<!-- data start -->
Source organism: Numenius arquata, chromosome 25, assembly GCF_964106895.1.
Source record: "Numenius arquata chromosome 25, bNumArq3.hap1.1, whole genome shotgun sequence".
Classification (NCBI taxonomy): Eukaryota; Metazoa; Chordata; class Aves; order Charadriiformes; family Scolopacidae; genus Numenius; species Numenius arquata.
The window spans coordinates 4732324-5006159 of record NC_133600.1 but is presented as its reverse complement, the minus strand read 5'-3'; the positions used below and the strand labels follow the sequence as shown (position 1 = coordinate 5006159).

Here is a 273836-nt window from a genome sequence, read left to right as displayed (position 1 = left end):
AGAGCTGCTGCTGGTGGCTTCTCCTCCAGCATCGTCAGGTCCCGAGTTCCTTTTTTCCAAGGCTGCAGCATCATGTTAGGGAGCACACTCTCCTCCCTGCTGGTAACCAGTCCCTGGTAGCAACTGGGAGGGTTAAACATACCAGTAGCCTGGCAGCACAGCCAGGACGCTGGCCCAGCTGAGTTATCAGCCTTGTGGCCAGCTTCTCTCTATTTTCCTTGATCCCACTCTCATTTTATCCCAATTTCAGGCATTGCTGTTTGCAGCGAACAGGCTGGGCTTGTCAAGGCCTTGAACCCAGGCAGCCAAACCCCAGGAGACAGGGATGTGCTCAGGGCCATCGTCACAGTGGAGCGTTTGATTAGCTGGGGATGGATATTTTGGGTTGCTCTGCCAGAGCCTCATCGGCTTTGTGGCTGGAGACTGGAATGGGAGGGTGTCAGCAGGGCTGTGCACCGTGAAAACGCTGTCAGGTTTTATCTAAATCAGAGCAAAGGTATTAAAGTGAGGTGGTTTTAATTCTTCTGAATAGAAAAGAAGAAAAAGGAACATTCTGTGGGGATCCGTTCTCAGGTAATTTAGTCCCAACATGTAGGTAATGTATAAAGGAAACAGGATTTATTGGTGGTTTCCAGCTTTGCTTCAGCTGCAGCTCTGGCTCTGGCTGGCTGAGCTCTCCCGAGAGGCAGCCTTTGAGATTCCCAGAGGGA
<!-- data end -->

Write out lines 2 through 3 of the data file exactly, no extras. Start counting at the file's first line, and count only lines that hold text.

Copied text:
Source record: "Numenius arquata chromosome 25, bNumArq3.hap1.1, whole genome shotgun sequence".
Classification (NCBI taxonomy): Eukaryota; Metazoa; Chordata; class Aves; order Charadriiformes; family Scolopacidae; genus Numenius; species Numenius arquata.